To this day, when a bird turns a beady, penetrating eye on me, I feel guilty and whisper, "I'm sorry."

I learned other lessons from my bird experience. One of which, was that all life experiences, good, bad or mediocre, must come to an end. My stay in this place has been wonderful. I thank anyone and everyone who has taken a moment to read my scribbles.  I very much appreciate it. But ....
"The time has come," the Walrus said,
"To talk of many things:
Of shoes--and ships--and sealing-wax--
Of cabbages--and kings--"

And the time has come to take my leave of you. Because of  health problems and utter weariness and a broken heart, this experience has come to a close.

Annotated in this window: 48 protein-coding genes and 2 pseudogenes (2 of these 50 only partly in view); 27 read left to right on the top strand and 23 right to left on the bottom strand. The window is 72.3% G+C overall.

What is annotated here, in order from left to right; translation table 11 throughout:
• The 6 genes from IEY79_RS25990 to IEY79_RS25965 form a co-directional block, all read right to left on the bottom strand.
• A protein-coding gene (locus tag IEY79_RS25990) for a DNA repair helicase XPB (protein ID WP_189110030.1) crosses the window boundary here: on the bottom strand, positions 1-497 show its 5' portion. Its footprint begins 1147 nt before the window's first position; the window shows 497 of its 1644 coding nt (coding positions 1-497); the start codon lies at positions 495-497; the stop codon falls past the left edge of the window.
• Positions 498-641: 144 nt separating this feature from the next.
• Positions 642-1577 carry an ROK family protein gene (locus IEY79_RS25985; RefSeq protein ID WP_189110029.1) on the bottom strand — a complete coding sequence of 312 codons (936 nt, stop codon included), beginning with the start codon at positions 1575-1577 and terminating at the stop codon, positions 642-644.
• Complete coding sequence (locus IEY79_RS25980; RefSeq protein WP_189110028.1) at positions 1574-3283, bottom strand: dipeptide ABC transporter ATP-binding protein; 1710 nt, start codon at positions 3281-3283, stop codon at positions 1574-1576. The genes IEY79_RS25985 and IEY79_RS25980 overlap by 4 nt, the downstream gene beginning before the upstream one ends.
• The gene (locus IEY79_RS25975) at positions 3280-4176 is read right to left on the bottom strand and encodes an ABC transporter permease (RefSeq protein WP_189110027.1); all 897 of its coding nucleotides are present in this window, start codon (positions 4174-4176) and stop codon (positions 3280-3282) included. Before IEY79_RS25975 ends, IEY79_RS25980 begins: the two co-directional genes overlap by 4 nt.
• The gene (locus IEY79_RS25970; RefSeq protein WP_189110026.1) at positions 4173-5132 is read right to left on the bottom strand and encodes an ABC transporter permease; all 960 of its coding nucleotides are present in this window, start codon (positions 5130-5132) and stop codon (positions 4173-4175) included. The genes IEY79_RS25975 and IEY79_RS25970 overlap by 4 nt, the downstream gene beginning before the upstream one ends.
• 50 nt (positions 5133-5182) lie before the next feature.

Like any self respecting Genie I will now dematerialize and scatter my molecules on this  beautiful, warm, summer evening's breeze and become one with the earth and the universe.
The Genie is no more.

Wednesday, May 31, 2017

Manchester shows some love

In Manchester, the entire street where the terrorist attack took place is filled with flowers and tributes. Why does it take a tragedy to make us express love??

I knew my mom was lying to me all those years

No automatic alt text available.

Tuesday, May 30, 2017

Angie the shepherd - re-grouping the EU - German style

"We must fight for our destiny as Europeans," says Mrs Merkel

Angela Merkel is "taking back control" - to borrow the wildly successful, emotive phrase coined by those in the UK campaigning to leave the EU last year. The German chancellor caused a storm this Sunday, particularly in the English-language press and Twittersphere, when she declared: "The era in which we could fully rely on others is over to some extent."